Having the best possible string setup can be the difference between winning and losing a match. To get the full potential of your strings, they need to be re-stringed regularly.
But, how long do tennis strings last? And how often should you restring a tennis racquet?
In another article I’ve looked at some of the ways you can tell if your tennis strings are dead, but over time it can be hard to spot some of the signs as any change is so gradual.
In this blog post, I’ll look at whether there is any concrete advice on how regularly you should change your racquet strings so you can maintain your level of tennis.
Essentially there are 6 main factors in determining how frequently you need to change them.
Let’s take a look…
How Often Do You Play?
This is obviously one of the main factors. If you play more often you’re going to need to restring your racquet more frequently as the strings will lose tension faster.
However, the number of times per week you play is not the biggest factor, it’s the number of hours.
For example, if you play three times a week for an hour compared to playing twice for 2 hours.
The second scenario involves more playing time and over the course of a tennis season, you’ll need to change the strings more often.
How well do you look after your tennis strings?
You might not think about this too much, but you should really aim to store your tennis racquet at room temperature when you’re not using it.
If you leave it somewhere really warm, like near a radiator, or somewhere very cold, the strings will warp and get weaker over time a lot faster.
What’s your tennis style?
a) The baseline player
If you like to play from the baseline a lot and take part in long rallies to wear your opponent down, like Novak Djokovic, you’re going to need to restring your racquet more often as you’re using your racquet more often.
Furthermore if you hit with a lot of heavy topspin, like Rafael Nadal, that’s also going to wear your strings out faster.
b) The serve and volley player
However, a serve and volley player likes to come to the net and finish off the point quickly, which means fewer shots per rally. They’re also more like to hit more flat shots, particularly for volleys. Both these factors should ensure tennis strings should last longer.
What type of string do you have, and what’s the string tension?
Monofilament vs Multifilament Tennis Strings
There are many different string types you can choose for your racquet, and some are more durable than others, but there are two main categories to think about; multifilament and monofilament fibers.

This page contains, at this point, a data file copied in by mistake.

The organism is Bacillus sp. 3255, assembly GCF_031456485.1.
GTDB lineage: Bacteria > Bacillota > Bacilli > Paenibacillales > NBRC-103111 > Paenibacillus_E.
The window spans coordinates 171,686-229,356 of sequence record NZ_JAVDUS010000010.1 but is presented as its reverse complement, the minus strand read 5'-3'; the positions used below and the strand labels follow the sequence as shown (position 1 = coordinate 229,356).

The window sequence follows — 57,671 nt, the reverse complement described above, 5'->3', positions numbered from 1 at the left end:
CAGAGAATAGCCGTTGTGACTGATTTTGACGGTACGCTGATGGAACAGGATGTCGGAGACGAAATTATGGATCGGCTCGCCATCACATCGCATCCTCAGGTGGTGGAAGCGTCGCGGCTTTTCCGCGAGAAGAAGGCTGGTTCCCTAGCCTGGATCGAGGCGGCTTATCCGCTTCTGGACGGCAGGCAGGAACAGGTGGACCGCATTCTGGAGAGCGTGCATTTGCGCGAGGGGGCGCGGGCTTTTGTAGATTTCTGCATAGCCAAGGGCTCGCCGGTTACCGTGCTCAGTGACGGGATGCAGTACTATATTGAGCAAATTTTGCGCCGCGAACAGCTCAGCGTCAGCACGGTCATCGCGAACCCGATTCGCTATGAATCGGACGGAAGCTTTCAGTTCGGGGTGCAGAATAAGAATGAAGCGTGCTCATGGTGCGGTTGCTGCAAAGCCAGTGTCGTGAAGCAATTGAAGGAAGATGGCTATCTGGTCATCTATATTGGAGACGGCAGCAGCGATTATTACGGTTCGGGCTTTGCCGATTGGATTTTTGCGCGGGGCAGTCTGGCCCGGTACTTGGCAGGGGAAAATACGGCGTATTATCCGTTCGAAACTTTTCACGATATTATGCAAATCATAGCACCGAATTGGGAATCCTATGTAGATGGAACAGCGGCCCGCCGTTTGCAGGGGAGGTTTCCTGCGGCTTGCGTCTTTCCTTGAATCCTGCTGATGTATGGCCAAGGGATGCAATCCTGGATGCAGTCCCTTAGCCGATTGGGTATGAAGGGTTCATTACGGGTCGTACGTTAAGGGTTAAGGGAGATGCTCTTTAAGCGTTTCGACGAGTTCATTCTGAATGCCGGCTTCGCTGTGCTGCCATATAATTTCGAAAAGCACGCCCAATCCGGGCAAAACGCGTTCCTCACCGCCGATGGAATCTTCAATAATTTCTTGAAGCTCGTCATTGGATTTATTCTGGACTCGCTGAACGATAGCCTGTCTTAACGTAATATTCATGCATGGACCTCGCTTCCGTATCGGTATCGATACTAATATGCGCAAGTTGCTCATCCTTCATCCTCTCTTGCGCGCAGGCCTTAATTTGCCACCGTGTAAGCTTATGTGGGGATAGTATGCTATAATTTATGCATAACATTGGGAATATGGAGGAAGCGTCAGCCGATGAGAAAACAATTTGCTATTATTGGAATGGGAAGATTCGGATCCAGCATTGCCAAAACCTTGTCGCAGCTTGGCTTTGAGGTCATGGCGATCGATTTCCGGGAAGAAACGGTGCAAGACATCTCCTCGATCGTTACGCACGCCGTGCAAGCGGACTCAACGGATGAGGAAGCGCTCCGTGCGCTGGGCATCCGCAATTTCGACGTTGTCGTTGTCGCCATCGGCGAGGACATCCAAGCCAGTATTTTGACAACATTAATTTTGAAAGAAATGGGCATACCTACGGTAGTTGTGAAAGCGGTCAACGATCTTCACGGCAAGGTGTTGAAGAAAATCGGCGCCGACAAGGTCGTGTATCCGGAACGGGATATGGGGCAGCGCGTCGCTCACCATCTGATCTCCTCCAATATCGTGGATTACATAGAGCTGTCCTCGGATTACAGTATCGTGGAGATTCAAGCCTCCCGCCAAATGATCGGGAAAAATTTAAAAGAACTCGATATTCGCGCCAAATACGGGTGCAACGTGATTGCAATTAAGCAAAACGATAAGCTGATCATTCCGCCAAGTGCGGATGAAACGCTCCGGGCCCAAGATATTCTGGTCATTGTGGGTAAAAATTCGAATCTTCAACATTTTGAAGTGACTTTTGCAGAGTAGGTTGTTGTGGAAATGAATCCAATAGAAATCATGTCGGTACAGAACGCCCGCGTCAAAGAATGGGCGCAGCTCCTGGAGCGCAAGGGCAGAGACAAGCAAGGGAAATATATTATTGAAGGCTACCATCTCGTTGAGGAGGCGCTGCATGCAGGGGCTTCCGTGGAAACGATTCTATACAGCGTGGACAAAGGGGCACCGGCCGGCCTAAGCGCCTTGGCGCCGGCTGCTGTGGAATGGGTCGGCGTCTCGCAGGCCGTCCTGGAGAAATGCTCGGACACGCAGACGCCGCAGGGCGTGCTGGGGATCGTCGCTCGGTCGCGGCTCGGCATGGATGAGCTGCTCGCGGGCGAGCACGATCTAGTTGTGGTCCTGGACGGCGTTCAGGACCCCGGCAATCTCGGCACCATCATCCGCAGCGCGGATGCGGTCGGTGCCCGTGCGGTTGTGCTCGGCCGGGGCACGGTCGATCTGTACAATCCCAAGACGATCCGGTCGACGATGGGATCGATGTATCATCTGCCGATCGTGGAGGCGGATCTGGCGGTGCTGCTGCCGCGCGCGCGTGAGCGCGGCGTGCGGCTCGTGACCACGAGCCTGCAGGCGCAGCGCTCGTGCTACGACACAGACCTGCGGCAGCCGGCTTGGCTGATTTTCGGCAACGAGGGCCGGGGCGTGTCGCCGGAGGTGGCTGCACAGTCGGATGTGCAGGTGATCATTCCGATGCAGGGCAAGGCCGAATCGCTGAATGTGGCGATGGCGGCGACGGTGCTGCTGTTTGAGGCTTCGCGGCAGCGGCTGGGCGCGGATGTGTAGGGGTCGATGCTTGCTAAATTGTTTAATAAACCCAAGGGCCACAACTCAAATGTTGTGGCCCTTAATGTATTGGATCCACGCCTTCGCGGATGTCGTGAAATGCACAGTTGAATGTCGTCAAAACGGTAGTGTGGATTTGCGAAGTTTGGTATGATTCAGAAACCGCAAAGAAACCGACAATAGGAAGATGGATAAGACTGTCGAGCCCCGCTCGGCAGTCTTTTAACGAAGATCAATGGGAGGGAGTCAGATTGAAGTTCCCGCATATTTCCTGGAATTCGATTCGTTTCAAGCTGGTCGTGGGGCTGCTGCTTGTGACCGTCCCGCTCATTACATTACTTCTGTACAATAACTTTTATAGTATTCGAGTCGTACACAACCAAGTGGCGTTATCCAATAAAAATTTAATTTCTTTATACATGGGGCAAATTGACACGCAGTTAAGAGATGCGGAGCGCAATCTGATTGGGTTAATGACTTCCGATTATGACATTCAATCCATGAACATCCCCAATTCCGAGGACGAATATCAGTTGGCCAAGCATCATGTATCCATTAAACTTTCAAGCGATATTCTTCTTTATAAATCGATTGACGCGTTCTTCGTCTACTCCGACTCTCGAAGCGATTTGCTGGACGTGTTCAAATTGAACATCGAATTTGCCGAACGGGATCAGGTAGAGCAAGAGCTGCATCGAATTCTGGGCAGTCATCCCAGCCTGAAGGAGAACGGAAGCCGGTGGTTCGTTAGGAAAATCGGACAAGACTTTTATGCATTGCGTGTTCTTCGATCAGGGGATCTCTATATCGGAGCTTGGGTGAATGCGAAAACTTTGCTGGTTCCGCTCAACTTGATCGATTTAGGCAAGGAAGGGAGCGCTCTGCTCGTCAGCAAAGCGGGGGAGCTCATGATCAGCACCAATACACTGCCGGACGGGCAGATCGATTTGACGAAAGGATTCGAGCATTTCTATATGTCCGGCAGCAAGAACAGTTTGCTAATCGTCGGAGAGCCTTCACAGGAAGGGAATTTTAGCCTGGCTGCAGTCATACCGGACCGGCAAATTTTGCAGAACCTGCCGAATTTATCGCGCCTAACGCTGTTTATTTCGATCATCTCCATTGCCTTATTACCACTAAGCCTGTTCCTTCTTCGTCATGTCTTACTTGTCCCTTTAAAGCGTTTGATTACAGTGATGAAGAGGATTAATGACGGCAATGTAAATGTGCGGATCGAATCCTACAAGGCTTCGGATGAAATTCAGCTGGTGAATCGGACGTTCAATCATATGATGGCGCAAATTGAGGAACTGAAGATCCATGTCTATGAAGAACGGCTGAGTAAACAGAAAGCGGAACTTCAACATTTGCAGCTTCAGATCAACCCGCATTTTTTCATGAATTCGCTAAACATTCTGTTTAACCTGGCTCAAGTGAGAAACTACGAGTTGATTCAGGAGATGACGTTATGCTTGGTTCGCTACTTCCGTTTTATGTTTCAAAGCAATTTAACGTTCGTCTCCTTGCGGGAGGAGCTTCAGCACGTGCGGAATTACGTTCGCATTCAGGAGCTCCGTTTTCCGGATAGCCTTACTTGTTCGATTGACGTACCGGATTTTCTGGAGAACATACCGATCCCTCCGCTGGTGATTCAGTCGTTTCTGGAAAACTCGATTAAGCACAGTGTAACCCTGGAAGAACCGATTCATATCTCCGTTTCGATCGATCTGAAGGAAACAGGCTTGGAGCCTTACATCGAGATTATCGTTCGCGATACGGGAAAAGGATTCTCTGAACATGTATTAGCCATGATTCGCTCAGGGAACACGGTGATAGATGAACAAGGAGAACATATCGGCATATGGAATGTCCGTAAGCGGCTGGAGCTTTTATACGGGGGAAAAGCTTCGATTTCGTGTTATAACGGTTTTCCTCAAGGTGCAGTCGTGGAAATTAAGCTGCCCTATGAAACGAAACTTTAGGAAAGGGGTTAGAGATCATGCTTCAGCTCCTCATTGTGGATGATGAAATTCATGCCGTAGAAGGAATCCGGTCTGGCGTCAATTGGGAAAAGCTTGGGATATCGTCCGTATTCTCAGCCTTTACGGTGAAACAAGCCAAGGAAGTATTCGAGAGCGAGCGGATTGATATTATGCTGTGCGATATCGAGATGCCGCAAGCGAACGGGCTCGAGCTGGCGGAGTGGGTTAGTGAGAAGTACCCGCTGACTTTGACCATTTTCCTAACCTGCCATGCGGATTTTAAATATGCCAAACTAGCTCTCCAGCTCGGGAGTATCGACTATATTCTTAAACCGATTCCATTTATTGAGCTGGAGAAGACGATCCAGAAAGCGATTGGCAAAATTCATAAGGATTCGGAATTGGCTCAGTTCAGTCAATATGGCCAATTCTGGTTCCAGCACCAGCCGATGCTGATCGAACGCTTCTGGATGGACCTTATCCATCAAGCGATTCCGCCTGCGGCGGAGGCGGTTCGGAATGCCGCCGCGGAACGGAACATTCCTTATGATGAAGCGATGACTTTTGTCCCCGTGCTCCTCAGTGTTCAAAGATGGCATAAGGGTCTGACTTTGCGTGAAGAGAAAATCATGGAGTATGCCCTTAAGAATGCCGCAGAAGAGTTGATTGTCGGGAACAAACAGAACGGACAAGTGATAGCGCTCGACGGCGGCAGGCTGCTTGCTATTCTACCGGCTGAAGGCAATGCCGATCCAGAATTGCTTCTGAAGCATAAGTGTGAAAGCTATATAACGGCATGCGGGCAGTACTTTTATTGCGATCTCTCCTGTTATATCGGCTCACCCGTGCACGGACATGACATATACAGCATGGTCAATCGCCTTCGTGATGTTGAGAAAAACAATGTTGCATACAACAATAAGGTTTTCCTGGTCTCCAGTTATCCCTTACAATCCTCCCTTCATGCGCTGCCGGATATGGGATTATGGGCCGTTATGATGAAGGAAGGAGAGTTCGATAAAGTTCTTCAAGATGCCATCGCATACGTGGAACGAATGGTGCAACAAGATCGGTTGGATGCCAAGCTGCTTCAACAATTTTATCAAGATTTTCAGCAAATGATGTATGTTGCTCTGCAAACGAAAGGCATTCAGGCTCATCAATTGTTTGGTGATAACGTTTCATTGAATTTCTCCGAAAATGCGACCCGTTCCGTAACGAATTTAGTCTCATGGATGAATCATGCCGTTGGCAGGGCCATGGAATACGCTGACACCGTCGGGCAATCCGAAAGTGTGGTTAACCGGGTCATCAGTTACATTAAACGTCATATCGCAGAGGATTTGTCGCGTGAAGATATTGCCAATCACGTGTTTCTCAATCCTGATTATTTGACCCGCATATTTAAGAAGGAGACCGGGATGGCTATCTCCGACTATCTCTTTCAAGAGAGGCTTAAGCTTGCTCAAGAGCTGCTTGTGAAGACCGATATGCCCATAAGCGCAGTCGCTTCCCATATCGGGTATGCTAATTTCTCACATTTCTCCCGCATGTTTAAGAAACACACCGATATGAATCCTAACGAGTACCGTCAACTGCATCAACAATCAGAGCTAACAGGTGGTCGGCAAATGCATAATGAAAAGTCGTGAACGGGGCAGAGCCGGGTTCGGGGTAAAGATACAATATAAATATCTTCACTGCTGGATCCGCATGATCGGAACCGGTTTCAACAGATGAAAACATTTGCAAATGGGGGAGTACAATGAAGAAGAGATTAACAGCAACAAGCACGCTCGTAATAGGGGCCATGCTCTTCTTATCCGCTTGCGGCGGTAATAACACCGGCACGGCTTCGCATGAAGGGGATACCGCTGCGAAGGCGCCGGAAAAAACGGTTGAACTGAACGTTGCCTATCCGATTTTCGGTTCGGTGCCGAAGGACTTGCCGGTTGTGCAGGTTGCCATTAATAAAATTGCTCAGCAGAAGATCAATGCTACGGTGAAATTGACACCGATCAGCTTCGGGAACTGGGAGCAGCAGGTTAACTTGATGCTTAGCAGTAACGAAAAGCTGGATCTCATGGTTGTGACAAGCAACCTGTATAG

Multifliament fibers contain different strands that are put together to form a string. Hybrid strings would fall into this category. These type of strings are more likely to wear out quicker and break more often.
Monofilament fibers contain one large fiber which results in a stiffer and much more durable string
In terms of what material is used to create tennis strings, the weakest is natural gut, which will give you some great feel when you play, but it’ll wear out faster. Polyester is very strong and durable and will last you a long time.
The thickness of the string (gauge) will also determine how often you’ll need to replace them. A gauge of around 18 is very thin, offer you great control and feel, but it will not last that long. A gauge of 15 will be a lot thicker, and be a lot more durable.
What’s the string pattern on your racquet?
If the strings are closer together (e.g. a 16 x 19 pattern) the strings won’t move as much during impact and should last longer than a more open pattern (e.g. 16 x 15).
To be honest, this topic is something many recreational players don’t think about.
It’s more common to think about changing a tennis racquet, than changing a string, but you should really value both just the same.
In my opinion, along with some club pros I’ve talked to, I would aim to change your strings at least once a year, even if you don’t play that often.
Assuming you play less during the winter months, aim to change them around February/March time and that should last you until the autumn time.
Another tip I heard from my local club pro is to change your strings (per year) the same number of times you play per week, i.e change your strings 3 times if you play 3 times a week.
Obviously this doesn’t take into account many of the factors I’ve listed in this blog post, particularly on the number of hours per session, and your style of play, but as a general rule it seems ok.
For a better indication of when it’s time to change, try to look out for signs that you’re strings are losing a significant amount of tension.
Interesting fact – The tension in tennis racquet strings can drop by 10% within the first 24 hours after being restrung.
If you fail to spot a drop in tension, you can over compensate by hitting harder which can cause shoulder and elbow injuries.
On the other hand, if you change your strings too often, it’ll cost you a lot more and unless you know a place that restrings racquets quickly, it can be inconvenient having to wait several days for them to do it (like my local tennis club!)